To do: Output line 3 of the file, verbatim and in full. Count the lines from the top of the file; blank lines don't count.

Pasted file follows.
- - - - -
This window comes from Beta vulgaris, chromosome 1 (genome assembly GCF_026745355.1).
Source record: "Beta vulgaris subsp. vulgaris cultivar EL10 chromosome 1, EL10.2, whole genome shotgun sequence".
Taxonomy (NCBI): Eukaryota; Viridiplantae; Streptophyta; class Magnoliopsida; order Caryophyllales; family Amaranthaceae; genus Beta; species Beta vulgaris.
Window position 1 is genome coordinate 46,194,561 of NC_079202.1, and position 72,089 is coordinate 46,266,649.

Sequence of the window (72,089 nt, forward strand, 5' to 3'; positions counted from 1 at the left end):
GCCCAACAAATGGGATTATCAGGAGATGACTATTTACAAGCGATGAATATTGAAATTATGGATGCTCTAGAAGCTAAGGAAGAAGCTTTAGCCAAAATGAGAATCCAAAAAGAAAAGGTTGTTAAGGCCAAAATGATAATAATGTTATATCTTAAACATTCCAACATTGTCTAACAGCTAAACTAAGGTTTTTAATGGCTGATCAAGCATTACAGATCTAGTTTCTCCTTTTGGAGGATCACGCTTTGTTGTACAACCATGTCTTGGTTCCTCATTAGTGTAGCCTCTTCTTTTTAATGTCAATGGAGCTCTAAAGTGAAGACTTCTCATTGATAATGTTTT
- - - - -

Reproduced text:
Taxonomy (NCBI): Eukaryota; Viridiplantae; Streptophyta; class Magnoliopsida; order Caryophyllales; family Amaranthaceae; genus Beta; species Beta vulgaris.